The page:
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Saint-Georges à Aulnay

CN D - Centre national de la danse 1991 - Director : Chopinot, Régine

Choreographer(s) : Chopinot, Régine (France)

Present in collection(s): Centre national de la danse

Video producer : Compagnie Chopinot;ARP

Integral video available at CND de Pantin

en fr

Saint-Georges à Aulnay

CN D - Centre national de la danse 1991 - Director : Chopinot, Régine

Choreographer(s) : Chopinot, Régine (France)

Present in collection(s): Centre national de la danse

Video producer : Compagnie Chopinot;ARP

Integral video available at CND de Pantin

en fr

Saint-Georges à Aulnay

Created on 8 and 9 November 1991 at La Coursive in La Rochelle, “Saint-Georges” is a collective work inspired by the research of the art historian Jurgis Baltrusaitis (1903-1988) on Romanesque art, undertaken in the 1930s. His sketches that reproduced the sculpted ornaments of Romanesque buildings enchanted Régine Chopinot who discovered them whilst she was creating “ANA” (1990) and studying the work of the learned Lithuanian on anamorphosis. This work, included in the repertoire of the Centre chorégraphique national de Poitou-Charentes (Poitou-Charentes National Choreography Centre) in La Rochelle, which she has directed since 1986, is flaunted by the choreographer as a return to smaller-scale theatres, after the superproduction tours of “Rossignol”, “K.O.K” and “ANA” which could only be performed in gymnasiums or sports halls due to the scale of their stage-sets.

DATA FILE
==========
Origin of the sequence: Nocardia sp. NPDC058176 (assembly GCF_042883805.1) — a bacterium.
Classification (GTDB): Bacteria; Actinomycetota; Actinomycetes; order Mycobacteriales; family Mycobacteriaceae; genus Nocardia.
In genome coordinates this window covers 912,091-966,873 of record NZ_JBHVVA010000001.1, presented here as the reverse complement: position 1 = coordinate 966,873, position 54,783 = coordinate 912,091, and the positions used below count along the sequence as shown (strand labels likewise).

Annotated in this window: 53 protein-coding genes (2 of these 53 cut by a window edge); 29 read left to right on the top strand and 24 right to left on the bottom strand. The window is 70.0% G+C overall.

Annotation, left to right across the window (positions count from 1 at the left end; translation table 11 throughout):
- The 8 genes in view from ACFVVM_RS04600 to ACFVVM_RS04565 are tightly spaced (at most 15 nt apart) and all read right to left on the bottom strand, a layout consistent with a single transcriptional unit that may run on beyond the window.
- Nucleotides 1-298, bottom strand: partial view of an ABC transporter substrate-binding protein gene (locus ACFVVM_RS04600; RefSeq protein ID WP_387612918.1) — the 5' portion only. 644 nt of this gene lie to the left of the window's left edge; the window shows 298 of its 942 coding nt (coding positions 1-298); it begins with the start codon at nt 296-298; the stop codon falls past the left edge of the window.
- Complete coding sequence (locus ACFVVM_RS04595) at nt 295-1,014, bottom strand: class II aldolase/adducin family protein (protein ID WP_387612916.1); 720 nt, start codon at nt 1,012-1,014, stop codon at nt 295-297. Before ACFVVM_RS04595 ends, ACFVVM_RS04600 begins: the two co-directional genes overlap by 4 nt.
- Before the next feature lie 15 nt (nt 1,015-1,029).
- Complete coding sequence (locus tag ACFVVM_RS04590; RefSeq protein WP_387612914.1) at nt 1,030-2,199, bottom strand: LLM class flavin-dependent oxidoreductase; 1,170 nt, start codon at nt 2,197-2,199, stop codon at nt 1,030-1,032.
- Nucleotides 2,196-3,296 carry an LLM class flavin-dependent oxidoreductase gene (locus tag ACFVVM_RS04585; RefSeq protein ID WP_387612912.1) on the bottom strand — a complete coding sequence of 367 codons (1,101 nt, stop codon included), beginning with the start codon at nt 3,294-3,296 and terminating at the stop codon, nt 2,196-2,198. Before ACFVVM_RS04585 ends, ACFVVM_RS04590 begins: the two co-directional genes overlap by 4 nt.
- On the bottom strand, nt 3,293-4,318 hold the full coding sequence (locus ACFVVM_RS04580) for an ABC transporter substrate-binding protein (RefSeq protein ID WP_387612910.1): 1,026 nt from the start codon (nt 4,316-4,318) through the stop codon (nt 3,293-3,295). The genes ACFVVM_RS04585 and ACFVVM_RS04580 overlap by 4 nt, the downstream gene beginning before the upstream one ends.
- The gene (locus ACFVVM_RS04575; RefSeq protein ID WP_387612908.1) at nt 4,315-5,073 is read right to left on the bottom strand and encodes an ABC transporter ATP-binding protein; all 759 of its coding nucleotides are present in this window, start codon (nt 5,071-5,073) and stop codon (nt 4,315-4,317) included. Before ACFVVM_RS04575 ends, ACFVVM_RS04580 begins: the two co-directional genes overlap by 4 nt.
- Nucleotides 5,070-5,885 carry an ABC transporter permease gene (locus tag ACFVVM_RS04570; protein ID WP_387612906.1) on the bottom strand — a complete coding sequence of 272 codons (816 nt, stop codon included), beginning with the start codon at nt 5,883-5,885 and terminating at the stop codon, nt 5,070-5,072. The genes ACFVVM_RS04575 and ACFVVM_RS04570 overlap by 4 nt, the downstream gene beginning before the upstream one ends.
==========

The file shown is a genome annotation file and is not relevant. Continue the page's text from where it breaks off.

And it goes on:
“In his work “Formations, déformations: la stylistique ornementale dans la sculpture romane”, J. Baltrusaitis attempts to draw parallels between the monumental Romanesque ornament and the original movement” [1]. Régine Chopinot captures these reflections on the life of forms and retains “the rhythm, the fear of emptiness and the metamorphosis of the subject” [2]. On a mosaic depiction of St Georges fighting the dragon, designed by Zinn Atmane and that covers the stage, twelve performers, alone, as a duo, a trio or a group, sketch, as such, the movements behind the forms portrayed in Romanesque sculpture, backed by a naturalistic sound composition created by André Serre (source and animal noises), interspersed with vocal music interpreted by the Mora Vocis Ensemble. Gérard Boucher's lighting intensifies the coloured costumes made by Jean Paul Gaultier to “dissolve boundaries – between animal and human, between kingdoms and species” [3] fomented by the interstitial spaces at work in the Romanesque sculpture.